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The 7 Kick Ass Posterior Exercises You Should Be Doing

Now, more than ever, every one wants a nice butt, maybe a nice back and fitness folk, some nice hamstrings. Those all compose the posterior chain. The posterior chain is not just important for us aesthetically but functionally as well. The stronger your entire posterior chain is, the stronger all your movements will be. This is not my opinion, it is a fact. The posterior ties in with the core. They are a team. Core is strong, glutes are strong, you are strong.

What does the posterior chain consist of?

Simply put, everything in the back of your muscular structure so glutes, hamstrings, calves, erector spinae muscles, traps, posterior deltoids.

The posterior is important because it is the whole mechanical drive behind jumping, running and even throwing. To build this is crucial as it is part of our every day routine even if we aren’t seasoned athletes.

What can you do to make it stronger?

Between compound movements and isolated ones, there are a few worth while exercises. I have listed 3 of each for you however, all of them will require good form in order to build muscle and see results. Compound moves especially require good form each rep or another muscle may compensate for the one you’re supposed to use.


-Hip thrust. is the number one exercise, scientifically backed, to target glutes. It’s the same concept of a bridge however, your back is elevated. This can be done with a barbell, bands, a smith machine or even a dumbbell.

-Squat. There are many variations of this, so form depends however, with any squat, the movement starts at the hips, hinging them backwards. Often, people think squatting is a knee movement, it is not. Keep your knees in line with your shins or behind the toes.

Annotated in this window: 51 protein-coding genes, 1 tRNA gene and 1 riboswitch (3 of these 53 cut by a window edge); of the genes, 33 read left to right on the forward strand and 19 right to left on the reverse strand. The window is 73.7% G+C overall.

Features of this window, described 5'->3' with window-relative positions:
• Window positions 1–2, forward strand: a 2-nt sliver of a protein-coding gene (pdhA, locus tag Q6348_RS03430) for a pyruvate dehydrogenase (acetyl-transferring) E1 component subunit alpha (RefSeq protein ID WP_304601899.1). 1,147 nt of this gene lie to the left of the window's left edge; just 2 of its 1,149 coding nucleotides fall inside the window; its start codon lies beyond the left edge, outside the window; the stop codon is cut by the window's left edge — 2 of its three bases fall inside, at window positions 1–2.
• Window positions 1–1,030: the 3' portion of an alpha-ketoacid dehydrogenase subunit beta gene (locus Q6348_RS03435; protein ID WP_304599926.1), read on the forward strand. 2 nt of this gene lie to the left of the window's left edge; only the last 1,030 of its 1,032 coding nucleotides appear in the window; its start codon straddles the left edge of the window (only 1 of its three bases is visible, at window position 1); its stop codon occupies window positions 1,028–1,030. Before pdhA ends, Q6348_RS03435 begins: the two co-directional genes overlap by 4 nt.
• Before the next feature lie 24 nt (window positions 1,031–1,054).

-Deadlift. Great for building hip extension and your back as well as glute contraction. A deadlift, similar to the squat, has many variations so form here is also key. This is the king/queen of posterior chain exercises.

-Pullup. This is a most definite posterior builder, working your whole back however, most commonly done wrong. I have seen a lot of halfies. To really work the lats properly, you should start hanging, and pull all the way up, squeezing the lats. That is how you develop strength and also, not going as quick as you can. Slow and controlled will truly challenge those muscles.


-Hamstring curl. (seated, laying, nordic) Zones in to really target the hams.

-Kickback. (cable, bodyweight, banded) Focusing on the glute contraction, this is a great one for isolating the glutes, different angles can also hit the entire gluteus muscles.

-Hyperextension.This is great for the erectors, from behind the pelvis up towards the neck, as well as hamstrings and glutes. Best done with a back extension equipment piece in your gym, when you squeeze to pull your self to about that 45 degree angle, keep it there. Overextending can actually cause injury and do more damage than good.

And with these, you will not only build up your posterior but you will also stand stronger, feel stronger and move stronger. Get to work.

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